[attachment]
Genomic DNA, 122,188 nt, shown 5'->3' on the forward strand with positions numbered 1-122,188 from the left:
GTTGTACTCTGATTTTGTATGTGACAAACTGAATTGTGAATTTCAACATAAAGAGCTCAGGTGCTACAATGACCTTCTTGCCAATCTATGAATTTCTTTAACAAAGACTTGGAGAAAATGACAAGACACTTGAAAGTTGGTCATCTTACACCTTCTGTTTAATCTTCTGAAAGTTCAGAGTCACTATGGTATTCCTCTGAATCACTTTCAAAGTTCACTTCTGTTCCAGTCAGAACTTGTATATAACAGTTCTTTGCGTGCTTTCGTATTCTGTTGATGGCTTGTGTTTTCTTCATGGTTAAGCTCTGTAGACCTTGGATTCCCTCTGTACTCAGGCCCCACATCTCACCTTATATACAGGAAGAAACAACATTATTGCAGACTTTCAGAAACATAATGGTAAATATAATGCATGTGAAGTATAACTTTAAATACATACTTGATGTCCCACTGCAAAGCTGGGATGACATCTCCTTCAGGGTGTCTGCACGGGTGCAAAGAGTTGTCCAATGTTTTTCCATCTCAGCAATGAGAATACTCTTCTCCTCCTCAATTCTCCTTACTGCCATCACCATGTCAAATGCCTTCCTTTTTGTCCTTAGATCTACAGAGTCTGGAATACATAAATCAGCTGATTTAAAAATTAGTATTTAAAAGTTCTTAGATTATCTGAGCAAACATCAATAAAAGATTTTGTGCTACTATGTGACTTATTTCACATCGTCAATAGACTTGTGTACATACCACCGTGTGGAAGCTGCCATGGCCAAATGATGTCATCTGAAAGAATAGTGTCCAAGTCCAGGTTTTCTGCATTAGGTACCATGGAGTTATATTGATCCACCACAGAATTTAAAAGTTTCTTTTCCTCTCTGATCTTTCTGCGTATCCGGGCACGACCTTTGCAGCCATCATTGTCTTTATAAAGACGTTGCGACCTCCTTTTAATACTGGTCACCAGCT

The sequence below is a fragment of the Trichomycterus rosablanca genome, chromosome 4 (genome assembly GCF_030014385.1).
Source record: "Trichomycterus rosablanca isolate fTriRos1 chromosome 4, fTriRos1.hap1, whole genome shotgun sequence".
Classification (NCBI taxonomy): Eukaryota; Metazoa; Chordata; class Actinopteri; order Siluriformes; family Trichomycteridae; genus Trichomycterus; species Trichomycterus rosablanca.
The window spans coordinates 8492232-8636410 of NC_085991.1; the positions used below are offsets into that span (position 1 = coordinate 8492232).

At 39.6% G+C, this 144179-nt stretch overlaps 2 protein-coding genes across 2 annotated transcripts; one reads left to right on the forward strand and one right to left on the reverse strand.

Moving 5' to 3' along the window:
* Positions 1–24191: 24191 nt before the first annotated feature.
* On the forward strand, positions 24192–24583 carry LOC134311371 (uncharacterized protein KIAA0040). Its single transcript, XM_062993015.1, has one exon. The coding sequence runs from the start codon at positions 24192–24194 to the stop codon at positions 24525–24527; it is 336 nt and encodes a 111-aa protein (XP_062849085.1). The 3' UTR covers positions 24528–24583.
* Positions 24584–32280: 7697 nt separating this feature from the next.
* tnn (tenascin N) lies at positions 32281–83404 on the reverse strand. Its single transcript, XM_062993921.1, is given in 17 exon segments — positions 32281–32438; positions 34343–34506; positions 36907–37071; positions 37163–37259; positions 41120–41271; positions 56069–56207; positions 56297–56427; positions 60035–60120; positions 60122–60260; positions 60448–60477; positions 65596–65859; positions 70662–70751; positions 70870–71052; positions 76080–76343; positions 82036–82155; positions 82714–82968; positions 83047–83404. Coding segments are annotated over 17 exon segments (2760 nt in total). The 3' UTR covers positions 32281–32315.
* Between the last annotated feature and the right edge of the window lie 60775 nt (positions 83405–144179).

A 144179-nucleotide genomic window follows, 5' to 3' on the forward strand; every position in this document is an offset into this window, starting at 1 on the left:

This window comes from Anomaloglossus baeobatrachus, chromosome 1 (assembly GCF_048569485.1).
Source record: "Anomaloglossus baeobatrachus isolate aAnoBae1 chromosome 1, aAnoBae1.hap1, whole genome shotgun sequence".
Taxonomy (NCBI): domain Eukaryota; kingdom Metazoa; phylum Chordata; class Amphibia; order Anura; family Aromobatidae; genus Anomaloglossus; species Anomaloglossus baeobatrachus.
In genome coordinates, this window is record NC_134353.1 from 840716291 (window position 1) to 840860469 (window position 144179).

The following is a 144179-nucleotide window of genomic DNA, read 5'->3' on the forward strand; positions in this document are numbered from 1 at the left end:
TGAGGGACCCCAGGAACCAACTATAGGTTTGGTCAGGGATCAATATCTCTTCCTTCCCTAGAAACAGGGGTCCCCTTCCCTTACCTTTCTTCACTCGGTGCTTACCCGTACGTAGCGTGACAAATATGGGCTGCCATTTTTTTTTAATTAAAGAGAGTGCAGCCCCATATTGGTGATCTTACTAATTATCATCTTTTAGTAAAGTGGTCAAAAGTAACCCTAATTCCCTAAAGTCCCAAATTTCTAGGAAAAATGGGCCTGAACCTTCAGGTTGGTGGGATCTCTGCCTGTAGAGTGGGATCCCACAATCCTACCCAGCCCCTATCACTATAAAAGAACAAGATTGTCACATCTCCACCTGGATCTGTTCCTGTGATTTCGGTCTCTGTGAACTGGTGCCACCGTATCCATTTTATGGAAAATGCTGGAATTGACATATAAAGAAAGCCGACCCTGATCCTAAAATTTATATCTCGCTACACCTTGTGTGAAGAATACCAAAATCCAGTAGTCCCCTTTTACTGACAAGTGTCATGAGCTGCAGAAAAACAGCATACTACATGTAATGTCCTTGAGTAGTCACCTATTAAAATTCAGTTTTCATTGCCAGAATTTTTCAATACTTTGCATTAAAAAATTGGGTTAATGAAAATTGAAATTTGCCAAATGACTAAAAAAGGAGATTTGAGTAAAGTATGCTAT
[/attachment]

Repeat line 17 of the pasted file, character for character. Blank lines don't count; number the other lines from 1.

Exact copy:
Taxonomy (NCBI): domain Eukaryota; kingdom Metazoa; phylum Chordata; class Amphibia; order Anura; family Aromobatidae; genus Anomaloglossus; species Anomaloglossus baeobatrachus.